Tuesday, November 15, 2016

Hanji filming Part 3 ....... Natural dyeing of Hanji

Experimenting with the natural dyeing of Hanji paper, with traditional herbs.


The next part of our journey took us to Jeong Hyun Ja’s Natural Indigo dyeing factory in Yeongcheong district. Hyun Ja was a very welcoming lady who opened up her premises for the filming of this documentary and was very happy to share her techniques for dyeing.  She started her business called I.N.D.T (Indigo Natural Dyeing Therapy) around 19 years ago and is hoping to pass it on to her only son, who was ably assisting her on the day.




Jeong Hyun Ja is reportedly the first person in South Korea to discover the benefits of environmentally - friendly Indigo Natural dyeing products and has been an ambassador for the natural dyeing of fabrics in her country and overseas.



She’s been widely quoted in the local and international media on the subject and talks extensively about POSTECH, the ergonomics Design and Technology laboratories as well as Kyunhee University where the experimentation of her products take place.



The claims are that some of the benefits of using naturally dyed fabrics are:



1.     Increases energy in your body

2.     Prevents cell damage and the development of cancerous cells

3.     Improves circulation in your hands and feet

4.     A detox diet for the body

5.     Strengthen and improves sexual function

6.     Prevents diseases

7.     Improves skin condition

8.     Prevents brain disease


They’re certainly very bold health claims and ones, which I’m not qualified to dispute.  I can only say that I had cold hands when I visited and she put some indigo fabric wristbands on me and within a short length of time, my hands had warmed up.


Bedding and accessories

Beautifully dyed bolts of fabric

Fabric hanging from the ceiling
My interest was in the dyeing processes for hanji so we arrived early in the morning to her beautiful home and huge factory, showroom and classrooms and the crew soon set up for the filming and we were ready to go. During my time with her I learnt such a lot about the types of plants to use and the boiling of the plants to get them to a certain temperature to achieve the maximum benefit from the dyes.
Her classroom space



There are many plants that produce a huge variety of colours but we chose to work with these:
 ‘chija’ - gardenia flowers - yellow


Chija
‘somok – chips of sappan wood/ Indian redwood common in SE Asia - caesalpinia sappan – deep maroon

somok

‘hwang yeon’ – no English translation – roots – coptis chinensis franch – deep mustard yellow



Front to back - somok, chija, hwang yeon
‘jjock’ – indigo – plants grown locally - blue



Indigo plant

The Hanji papers soon soaked up the beautiful natural colours and they took on a transformative glow as the sheets turned into the shades of autumn that I planned to use in a special piece of Hanji art that I was  to  complete at the end of my journey around Korea.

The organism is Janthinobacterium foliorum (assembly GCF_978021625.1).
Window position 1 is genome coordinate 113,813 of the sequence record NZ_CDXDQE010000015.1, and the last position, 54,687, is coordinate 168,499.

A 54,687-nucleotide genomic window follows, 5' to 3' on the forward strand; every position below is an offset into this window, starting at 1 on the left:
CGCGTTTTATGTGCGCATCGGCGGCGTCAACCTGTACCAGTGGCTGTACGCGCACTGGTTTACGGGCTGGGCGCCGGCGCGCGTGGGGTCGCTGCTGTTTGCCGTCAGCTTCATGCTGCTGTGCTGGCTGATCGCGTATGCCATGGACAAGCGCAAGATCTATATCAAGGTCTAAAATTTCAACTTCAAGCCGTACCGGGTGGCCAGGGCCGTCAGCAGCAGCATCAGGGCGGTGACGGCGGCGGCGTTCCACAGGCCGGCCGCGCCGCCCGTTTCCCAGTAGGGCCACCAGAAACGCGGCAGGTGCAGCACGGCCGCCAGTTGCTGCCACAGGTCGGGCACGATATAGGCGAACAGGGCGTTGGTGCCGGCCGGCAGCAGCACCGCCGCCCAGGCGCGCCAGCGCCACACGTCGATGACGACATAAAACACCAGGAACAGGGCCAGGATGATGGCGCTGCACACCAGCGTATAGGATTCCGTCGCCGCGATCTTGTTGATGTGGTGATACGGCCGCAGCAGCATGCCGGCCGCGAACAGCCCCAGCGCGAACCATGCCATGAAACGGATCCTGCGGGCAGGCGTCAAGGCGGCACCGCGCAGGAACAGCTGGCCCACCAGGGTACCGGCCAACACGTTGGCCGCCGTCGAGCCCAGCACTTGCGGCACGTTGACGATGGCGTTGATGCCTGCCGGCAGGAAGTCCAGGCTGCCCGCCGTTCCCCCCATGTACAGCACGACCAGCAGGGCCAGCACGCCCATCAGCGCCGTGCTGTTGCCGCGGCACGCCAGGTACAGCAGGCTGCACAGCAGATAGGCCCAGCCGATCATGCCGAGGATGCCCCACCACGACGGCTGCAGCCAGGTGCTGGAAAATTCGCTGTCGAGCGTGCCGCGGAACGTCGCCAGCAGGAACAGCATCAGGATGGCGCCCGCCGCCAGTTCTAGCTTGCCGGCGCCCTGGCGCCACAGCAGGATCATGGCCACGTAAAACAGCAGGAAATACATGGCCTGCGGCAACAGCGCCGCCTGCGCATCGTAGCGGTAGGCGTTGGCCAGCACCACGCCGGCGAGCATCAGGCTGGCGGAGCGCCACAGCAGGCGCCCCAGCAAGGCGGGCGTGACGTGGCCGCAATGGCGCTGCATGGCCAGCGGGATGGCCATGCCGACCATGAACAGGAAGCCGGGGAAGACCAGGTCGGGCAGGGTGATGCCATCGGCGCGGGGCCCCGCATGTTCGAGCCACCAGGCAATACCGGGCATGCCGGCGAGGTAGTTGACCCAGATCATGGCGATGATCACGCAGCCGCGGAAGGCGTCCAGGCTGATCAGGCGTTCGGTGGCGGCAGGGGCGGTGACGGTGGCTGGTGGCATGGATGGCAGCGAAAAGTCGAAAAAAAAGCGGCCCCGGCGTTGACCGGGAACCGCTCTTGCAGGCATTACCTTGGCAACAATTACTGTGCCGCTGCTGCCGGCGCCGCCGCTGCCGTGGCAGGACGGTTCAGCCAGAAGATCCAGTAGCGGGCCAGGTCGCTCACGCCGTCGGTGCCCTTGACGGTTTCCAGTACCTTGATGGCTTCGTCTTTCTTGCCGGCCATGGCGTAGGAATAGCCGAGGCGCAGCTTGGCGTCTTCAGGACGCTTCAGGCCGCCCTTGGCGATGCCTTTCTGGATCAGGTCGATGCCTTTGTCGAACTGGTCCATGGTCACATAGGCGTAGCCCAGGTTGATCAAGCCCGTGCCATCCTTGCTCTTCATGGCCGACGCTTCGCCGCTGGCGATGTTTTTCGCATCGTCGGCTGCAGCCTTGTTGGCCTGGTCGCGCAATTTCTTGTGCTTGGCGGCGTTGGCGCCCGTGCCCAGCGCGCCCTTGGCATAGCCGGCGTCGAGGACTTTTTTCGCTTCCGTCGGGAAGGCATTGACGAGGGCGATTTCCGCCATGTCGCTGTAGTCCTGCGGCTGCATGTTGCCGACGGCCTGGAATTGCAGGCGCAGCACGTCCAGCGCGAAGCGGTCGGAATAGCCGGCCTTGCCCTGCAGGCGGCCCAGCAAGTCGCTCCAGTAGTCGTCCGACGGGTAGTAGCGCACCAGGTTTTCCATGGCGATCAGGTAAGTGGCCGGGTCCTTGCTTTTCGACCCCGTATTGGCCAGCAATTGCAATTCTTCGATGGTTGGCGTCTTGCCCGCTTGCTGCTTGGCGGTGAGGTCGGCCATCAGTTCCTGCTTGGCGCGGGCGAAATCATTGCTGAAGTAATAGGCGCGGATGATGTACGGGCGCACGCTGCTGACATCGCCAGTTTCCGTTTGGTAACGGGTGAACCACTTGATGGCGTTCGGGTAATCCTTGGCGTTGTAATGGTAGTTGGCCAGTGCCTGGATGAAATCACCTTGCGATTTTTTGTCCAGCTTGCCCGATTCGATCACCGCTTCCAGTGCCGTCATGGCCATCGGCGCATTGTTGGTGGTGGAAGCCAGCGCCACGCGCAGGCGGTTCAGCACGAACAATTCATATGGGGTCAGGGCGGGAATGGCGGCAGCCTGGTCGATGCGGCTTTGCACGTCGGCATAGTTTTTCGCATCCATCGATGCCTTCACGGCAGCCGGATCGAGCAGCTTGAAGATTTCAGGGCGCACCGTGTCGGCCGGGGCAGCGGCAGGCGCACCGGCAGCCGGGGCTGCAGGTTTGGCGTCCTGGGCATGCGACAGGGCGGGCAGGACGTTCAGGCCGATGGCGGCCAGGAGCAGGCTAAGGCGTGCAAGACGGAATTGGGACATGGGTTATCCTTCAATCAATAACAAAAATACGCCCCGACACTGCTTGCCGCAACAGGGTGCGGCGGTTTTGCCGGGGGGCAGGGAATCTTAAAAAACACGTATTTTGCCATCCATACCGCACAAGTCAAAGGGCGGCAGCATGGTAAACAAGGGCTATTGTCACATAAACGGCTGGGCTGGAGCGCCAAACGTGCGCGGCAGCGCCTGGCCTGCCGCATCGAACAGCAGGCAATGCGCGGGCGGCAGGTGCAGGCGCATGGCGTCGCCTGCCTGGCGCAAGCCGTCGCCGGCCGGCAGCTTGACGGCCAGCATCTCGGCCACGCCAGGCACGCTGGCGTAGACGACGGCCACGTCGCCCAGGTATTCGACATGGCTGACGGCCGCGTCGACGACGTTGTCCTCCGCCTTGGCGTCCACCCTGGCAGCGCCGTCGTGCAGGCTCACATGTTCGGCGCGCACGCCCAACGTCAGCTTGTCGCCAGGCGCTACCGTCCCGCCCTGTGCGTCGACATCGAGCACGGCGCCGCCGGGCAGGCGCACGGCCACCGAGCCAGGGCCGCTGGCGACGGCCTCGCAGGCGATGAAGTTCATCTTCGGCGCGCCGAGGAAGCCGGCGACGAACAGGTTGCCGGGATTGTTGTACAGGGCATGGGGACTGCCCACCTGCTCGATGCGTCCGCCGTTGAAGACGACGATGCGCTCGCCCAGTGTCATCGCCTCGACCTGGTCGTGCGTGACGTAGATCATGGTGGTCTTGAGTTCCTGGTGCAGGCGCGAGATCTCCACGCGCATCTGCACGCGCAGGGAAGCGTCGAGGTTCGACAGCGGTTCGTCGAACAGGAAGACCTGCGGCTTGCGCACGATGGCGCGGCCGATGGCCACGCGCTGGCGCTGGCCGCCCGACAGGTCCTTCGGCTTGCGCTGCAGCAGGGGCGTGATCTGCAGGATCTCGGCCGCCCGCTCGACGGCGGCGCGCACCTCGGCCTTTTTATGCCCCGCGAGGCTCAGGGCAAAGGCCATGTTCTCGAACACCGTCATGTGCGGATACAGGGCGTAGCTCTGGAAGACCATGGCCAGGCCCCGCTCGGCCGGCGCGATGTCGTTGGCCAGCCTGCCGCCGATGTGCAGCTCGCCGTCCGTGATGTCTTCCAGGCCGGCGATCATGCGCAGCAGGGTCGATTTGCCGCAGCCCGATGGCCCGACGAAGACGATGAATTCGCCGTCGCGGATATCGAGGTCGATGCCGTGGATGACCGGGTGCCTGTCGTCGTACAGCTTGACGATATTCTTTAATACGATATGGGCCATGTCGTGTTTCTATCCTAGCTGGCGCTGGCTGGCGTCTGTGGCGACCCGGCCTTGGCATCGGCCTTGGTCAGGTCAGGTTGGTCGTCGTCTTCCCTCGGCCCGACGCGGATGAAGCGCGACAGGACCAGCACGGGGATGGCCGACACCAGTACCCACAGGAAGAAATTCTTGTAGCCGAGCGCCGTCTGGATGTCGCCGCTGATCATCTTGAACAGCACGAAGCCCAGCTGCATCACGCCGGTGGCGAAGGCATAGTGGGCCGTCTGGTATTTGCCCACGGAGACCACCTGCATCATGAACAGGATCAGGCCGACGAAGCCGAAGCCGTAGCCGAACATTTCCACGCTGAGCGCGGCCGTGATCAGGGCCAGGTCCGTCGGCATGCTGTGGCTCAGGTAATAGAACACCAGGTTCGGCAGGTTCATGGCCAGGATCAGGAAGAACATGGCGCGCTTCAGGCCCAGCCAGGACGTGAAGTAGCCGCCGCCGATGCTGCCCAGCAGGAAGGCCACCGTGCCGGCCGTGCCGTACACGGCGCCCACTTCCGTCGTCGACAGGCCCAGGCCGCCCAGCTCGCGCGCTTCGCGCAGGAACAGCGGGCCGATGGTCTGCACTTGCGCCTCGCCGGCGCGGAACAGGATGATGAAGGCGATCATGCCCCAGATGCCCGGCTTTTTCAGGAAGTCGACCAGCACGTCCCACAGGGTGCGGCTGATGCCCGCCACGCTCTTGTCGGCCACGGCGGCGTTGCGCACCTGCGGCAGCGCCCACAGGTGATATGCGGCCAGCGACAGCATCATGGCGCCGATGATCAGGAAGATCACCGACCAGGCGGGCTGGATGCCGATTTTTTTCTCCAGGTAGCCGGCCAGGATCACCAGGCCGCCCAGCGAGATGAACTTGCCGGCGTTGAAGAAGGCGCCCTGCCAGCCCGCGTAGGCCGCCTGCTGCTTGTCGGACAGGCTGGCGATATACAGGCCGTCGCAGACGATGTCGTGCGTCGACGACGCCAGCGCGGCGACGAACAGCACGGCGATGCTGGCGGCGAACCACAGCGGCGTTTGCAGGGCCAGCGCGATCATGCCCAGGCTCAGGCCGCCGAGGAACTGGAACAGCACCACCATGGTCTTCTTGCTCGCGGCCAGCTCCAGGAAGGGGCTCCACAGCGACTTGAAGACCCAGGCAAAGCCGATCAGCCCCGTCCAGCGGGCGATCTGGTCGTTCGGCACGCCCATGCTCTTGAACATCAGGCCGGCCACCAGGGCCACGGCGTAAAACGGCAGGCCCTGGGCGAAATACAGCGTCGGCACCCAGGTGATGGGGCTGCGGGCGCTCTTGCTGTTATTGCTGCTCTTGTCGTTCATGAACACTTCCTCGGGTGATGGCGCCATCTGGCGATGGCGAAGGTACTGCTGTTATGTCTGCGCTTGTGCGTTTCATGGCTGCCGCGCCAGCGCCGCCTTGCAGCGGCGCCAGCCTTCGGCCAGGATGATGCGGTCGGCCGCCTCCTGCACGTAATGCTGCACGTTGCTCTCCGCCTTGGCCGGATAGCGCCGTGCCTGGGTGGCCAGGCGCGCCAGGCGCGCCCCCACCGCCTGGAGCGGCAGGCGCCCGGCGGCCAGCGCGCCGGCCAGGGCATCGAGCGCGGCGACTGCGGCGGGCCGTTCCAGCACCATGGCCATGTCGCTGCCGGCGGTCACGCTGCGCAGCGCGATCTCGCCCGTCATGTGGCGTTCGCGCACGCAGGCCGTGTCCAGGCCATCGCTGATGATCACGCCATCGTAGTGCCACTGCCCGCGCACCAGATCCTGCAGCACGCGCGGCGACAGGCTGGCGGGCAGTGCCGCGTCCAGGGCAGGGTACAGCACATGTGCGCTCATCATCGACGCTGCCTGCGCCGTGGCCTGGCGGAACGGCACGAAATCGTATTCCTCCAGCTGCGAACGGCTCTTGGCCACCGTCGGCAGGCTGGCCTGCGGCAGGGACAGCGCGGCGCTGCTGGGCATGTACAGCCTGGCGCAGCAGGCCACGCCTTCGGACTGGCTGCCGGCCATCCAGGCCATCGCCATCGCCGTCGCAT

We left the sheets to dry.



After the filming and during takes, I spent a lot of my time looking at the beautiful clothes, linen ware, curtains and handbags that had been made out of the naturally dyed fabrics.  The subtle colours were stunning and the handwork was exquisite.
Dyed fabric used in a handbag with delicate embroidery
A jacket out of linen which has been dyed with indigo
A leaf coaster dyed with persimmon and indigo
Beautiful details on a jacket
A collection of products
Curtain
She was an extremely talented lady who is highly respected for her work in this field.  I had so many questions I'd have liked to have asked her but time was of the essense and we were on a mission and needed to stay focused on our goal of finishing the documentary in a set length of time.

 I felt honoured to have met her and I hope we can meet again sometime in the future.

2 comments:

  1. Dear JC, I started following your blog right after you left Korea. Was disappointed to find that out. And then a couple weeks ago realized you had just been in Korea but seemed to have already left. Sad again. It would have been nice to meet.

    Last winter I took a month-long hanji craft class (https://ethnoscopes.blogspot.kr/2016/02/making-hanji-crafts-in-anguk-station.html) and absolutely loved it! Over the years I've learned quite a bit about the making process, but have never done anything hands on but would like to, or at least see it done (not just the museum in Jeonju's hanok village).

    I'm also a member of the RAS (Royal Asiatic Society - www.raskb.com) and many of our members are very knowledgable as well about hanji, but again, not so much about the hands on processes. Anyway, the RAS has a lot of tours around Korea and I was thinking about creating a tour to go to one/some of the places you talked about recently in your blog -- the family run hanji mill, the indigo hanji dyeing location, and any others you could recommend as traditional. I think these destinations would not only benefit our members but also stimulate more interest in traditional products. Would it be possible to share some of these locations? I would so appreciate it!

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  2. Hi Cheryl. Yes sorry to have missed you it would have been lovely to have met another foreigner with the same passion as mine. I'll definitely try to catch up with you next time I'm there.
    I'd be happy to pass on the names and addresses of the people I've been fortunate enough to meet. If you send me your email address I'll pass the information on to you. The Hanji film will be airing on Arirang TV on Monday, Nov. 28th as part of their ArTravel series if you're interested in seeing more. Kind regards, jan

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